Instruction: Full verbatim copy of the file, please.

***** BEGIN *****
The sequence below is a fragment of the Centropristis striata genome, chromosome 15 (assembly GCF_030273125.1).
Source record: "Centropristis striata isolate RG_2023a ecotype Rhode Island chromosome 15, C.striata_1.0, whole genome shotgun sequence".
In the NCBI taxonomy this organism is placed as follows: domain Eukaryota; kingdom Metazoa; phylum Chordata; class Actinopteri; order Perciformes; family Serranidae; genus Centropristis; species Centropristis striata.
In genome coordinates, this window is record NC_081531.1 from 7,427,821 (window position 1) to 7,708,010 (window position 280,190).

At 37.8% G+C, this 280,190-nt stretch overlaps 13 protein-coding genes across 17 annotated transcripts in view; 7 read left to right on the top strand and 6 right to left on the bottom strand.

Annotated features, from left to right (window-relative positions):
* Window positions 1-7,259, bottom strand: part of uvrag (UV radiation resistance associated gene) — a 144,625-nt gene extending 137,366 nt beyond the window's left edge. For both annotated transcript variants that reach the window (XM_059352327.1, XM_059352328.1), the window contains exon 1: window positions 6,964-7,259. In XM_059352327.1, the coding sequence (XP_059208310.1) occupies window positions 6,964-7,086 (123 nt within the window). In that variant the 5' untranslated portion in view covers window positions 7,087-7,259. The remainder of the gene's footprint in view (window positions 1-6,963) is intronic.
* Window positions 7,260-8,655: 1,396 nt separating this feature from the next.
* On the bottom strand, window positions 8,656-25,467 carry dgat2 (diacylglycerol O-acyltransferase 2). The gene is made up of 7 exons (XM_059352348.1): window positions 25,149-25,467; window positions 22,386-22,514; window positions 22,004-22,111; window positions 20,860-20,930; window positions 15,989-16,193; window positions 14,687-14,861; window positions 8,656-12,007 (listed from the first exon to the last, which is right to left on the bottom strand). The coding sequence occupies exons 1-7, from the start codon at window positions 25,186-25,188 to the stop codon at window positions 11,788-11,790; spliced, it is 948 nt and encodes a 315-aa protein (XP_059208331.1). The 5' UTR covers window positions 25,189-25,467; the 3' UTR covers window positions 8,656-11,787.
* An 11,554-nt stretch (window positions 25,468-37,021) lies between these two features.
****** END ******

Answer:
The sequence below is a fragment of the Centropristis striata genome, chromosome 15 (assembly GCF_030273125.1).
Source record: "Centropristis striata isolate RG_2023a ecotype Rhode Island chromosome 15, C.striata_1.0, whole genome shotgun sequence".
In the NCBI taxonomy this organism is placed as follows: domain Eukaryota; kingdom Metazoa; phylum Chordata; class Actinopteri; order Perciformes; family Serranidae; genus Centropristis; species Centropristis striata.
In genome coordinates, this window is record NC_081531.1 from 7,427,821 (window position 1) to 7,708,010 (window position 280,190).

At 37.8% G+C, this 280,190-nt stretch overlaps 13 protein-coding genes across 17 annotated transcripts in view; 7 read left to right on the top strand and 6 right to left on the bottom strand.

Annotated features, from left to right (window-relative positions):
* Window positions 1-7,259, bottom strand: part of uvrag (UV radiation resistance associated gene) — a 144,625-nt gene extending 137,366 nt beyond the window's left edge. For both annotated transcript variants that reach the window (XM_059352327.1, XM_059352328.1), the window contains exon 1: window positions 6,964-7,259. In XM_059352327.1, the coding sequence (XP_059208310.1) occupies window positions 6,964-7,086 (123 nt within the window). In that variant the 5' untranslated portion in view covers window positions 7,087-7,259. The remainder of the gene's footprint in view (window positions 1-6,963) is intronic.
* Window positions 7,260-8,655: 1,396 nt separating this feature from the next.
* On the bottom strand, window positions 8,656-25,467 carry dgat2 (diacylglycerol O-acyltransferase 2). The gene is made up of 7 exons (XM_059352348.1): window positions 25,149-25,467; window positions 22,386-22,514; window positions 22,004-22,111; window positions 20,860-20,930; window positions 15,989-16,193; window positions 14,687-14,861; window positions 8,656-12,007 (listed from the first exon to the last, which is right to left on the bottom strand). The coding sequence occupies exons 1-7, from the start codon at window positions 25,186-25,188 to the stop codon at window positions 11,788-11,790; spliced, it is 948 nt and encodes a 315-aa protein (XP_059208331.1). The 5' UTR covers window positions 25,189-25,467; the 3' UTR covers window positions 8,656-11,787.
* An 11,554-nt stretch (window positions 25,468-37,021) lies between these two features.